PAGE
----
• Research institutes involved: DCN, RIMLS
  • Neuromorphic computational and data science: towards disruptively green computing
    Modern computing systems consume large amounts of energy, reaching seven percent of the global electrical energy production today. Machine learning pipelines, especially the use of deep learning, are boosting the demand for computation at a pace that doubles every two to three months. Several applications in particle physics and computational condensed matter physics dramatically illustrate the need for a paradigm shift in hardware design that leads to a faster, more energy efficient and scalable computation technology. Neuromorphic computing hardware offers great potential for such a disruptive transition. With this project, we will demonstrate the feasibility of computing tasks that are practically impossible with non-neuromorphic hardware, by optimising specific physics use cases on standard hardware and comparing with the implementation on low-precision neuromorphic devices. We will also demonstrate the scaling for both hardware situations and identify the regime where neuromorphic hardware becomes disruptive.
    • Main applicant: Johan Mentink
    • Research institutes involved: IMM en IMAPP
    • External parties: SURF, IBM, University of Twente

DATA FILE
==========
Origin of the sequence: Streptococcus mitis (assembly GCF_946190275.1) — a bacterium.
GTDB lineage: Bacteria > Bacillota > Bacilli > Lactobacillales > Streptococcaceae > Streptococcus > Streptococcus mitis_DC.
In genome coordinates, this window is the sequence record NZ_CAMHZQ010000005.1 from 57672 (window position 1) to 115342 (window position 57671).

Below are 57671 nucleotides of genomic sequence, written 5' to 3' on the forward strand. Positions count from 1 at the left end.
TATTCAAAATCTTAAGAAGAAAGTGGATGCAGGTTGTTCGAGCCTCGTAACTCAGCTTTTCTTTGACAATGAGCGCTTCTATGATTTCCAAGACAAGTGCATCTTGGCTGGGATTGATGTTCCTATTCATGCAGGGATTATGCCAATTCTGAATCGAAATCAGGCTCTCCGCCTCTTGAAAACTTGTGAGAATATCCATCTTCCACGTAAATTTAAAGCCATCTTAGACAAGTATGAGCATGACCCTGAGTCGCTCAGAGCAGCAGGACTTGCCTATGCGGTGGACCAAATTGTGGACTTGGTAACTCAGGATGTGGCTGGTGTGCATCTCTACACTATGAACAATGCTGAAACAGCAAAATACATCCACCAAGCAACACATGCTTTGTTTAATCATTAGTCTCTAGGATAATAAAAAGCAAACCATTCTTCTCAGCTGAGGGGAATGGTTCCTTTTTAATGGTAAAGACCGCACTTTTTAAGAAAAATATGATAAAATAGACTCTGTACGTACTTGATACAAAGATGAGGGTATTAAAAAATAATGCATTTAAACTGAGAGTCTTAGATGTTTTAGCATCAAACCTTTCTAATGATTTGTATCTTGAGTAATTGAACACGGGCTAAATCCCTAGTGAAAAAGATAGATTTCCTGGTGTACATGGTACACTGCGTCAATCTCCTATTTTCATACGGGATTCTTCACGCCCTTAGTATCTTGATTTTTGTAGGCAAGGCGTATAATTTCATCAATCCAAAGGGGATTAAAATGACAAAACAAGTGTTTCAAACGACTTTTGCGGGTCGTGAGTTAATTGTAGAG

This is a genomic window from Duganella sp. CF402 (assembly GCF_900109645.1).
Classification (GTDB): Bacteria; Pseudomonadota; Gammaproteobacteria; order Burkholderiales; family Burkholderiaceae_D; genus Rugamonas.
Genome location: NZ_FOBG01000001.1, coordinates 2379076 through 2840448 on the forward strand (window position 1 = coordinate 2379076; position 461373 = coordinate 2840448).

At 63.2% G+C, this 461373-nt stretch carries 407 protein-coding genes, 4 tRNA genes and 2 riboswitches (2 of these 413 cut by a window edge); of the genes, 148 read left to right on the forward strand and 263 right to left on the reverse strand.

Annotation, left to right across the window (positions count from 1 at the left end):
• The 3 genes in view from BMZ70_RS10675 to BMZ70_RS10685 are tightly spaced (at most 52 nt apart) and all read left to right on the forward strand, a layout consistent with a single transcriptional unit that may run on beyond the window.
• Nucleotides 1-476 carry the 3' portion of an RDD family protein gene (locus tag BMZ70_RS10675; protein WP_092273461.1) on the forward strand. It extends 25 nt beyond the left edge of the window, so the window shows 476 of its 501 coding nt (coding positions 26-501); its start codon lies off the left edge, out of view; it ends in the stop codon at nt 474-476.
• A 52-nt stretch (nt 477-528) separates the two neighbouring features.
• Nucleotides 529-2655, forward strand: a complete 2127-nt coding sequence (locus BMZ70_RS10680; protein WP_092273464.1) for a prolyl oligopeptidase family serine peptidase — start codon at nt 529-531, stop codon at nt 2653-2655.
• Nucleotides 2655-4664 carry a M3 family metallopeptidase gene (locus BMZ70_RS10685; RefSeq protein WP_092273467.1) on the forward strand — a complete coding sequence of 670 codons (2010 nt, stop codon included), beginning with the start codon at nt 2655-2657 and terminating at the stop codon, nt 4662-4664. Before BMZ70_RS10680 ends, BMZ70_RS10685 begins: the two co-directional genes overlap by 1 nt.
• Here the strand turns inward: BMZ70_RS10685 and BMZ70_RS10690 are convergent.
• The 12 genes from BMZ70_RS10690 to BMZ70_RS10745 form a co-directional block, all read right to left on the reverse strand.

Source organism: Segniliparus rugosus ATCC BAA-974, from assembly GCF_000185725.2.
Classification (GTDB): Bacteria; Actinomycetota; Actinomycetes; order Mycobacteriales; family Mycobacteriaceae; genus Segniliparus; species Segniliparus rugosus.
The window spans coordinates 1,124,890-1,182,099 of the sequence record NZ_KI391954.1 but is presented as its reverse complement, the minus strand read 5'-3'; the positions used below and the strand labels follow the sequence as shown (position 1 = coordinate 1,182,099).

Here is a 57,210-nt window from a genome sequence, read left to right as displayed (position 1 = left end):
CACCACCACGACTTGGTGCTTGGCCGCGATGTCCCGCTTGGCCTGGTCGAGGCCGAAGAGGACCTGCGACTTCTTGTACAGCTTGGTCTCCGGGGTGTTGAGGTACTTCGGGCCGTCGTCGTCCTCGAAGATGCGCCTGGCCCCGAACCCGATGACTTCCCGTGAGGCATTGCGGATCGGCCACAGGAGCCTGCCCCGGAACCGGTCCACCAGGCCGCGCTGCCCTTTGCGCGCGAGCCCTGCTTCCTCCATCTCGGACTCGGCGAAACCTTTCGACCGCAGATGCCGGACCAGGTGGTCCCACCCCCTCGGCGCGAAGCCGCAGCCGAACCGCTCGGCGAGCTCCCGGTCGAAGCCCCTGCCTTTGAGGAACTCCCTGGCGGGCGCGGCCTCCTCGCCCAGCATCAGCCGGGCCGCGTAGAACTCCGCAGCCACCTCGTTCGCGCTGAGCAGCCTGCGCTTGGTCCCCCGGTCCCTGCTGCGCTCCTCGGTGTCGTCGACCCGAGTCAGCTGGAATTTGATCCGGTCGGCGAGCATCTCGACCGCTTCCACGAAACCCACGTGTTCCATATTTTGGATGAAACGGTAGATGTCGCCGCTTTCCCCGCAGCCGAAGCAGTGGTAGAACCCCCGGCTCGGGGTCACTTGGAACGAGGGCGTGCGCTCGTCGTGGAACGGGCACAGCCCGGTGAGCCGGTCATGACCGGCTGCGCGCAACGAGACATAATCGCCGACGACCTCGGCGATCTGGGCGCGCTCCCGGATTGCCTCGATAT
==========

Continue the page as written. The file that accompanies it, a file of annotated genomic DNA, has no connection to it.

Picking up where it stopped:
• Machine learning in natural science: bridging the gap between data and understanding
    Machine learning is revolutionizing scientific research by greatly expanding our capacities to find signals and correlations in the massive amount of data nowadays produced in scientific observation and experimentation. An obvious next step is to employ AI in the construction of explanations that yield understanding of phenomena. However, this raises the fundamental questions of what the conditions for scientific understanding are, and whether AI can meet these conditions. In our research project philosophers, computer scientists and physicists join forces to address these questions, by investigating how scientific understanding is achieved in practice and how AI-driven science – especially physics – can contribute to achieving this aim.
    • Main applicant: Henk de Regt
    • Research institutes involved: ISiS, iCIS, IMAPP
  • VOCSENSE: Towards smart soil sensing to expedite the transition to a greener agriculture